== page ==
This is the last year that prospective nursing applicants can take the MAT for admission to graduate school, said Admissions Director B.J. Amini. Beginning next year, only the GRE will be allowed. This year's graduate MSN class looks strong and diverse. Sixty-seven percent of the entering class for master's degrees only (there's also a dual RN/MSN degree) had GPAs of 3.49 or better, with an average of 3.19. Minorities represent almost 15 percent of the class and the majority of the class (67 percent) hails from Georgia. Overwhelmingly female, the median age for its members is 33.
An average eight years younger than the master's degree class, the entering undergraduate nursing class stands at 55 members at last count. Sixty-five percent of those accepted have enrolled. The class has an average GPA of 3.3 and minority enrollment is 24 percent. Almost 97 percent female, 67 percent of its members are from Georgia.
Oxford College admitted 661 students to its entering class and expects an enrollment of about 300 students, said Ginny Taylor of Admissions.
The class has about 36 percent minority enrollment and about 2 percent of its ranks come from overseas. Their average SAT score is 1165 and their median GPA is 3.43. There are 34 Oxford Scholars in the class out of 204 applicants.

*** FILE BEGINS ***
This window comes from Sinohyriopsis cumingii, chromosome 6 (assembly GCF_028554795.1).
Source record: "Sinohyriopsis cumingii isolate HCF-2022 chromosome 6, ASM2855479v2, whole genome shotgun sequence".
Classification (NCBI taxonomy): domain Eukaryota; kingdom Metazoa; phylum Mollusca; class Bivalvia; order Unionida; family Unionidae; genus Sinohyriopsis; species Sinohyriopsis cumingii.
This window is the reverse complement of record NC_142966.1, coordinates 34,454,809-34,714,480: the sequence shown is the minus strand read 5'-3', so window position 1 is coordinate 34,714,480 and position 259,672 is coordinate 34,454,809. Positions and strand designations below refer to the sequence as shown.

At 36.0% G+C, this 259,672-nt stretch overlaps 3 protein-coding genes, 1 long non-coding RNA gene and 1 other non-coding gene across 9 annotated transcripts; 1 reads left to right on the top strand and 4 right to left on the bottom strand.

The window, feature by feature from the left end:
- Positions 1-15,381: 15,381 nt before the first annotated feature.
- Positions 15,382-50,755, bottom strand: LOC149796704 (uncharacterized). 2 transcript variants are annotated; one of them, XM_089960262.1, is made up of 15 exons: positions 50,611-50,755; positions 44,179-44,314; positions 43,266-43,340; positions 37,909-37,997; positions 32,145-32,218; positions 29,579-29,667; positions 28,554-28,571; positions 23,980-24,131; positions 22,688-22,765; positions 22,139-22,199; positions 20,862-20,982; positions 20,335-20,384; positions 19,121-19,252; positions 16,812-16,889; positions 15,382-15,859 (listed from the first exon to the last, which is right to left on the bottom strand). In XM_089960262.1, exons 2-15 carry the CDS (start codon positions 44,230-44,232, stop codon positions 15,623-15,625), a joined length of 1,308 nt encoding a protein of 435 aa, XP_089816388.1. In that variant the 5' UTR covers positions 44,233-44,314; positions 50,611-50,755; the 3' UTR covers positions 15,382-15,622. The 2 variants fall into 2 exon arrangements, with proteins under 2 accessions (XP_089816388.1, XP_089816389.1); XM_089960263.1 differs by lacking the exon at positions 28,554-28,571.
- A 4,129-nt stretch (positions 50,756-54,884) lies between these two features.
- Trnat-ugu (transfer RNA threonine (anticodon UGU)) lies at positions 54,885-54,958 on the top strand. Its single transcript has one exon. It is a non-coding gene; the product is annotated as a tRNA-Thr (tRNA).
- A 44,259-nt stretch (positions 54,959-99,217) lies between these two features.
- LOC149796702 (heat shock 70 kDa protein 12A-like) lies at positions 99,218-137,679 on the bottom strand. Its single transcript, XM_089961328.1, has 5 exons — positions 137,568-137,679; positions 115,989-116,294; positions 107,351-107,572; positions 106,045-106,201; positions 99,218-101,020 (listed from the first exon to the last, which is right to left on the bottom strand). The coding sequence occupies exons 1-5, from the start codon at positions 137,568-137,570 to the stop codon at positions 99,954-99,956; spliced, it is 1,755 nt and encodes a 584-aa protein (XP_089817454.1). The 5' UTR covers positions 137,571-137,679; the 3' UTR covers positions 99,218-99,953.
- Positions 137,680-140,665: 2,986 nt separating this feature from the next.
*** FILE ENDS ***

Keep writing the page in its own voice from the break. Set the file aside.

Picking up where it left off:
The planned class size reduction will culminate in fewer law students on the Emory campus at the turn of the century, but the class set to graduate in 2000 "looks very similar to last year's class," said Lynell Cadray, the law school's assistant dean for admission. The class is equally split in terms of gender and of the 2,911 who applied, 1,049 were accepted and 205 are expected to enroll. Their median LSAT score is 161 and the average GPA is 3.47. The class profile is fairly consistent to last year's in terms of geographic distribution, but has a slightly higher minority enrollment overall.
Figures for the Graduate School of Arts and Sciences, the School of Medicine, the School of Public Health and the Candler School were unavailable as Emory Report went to press.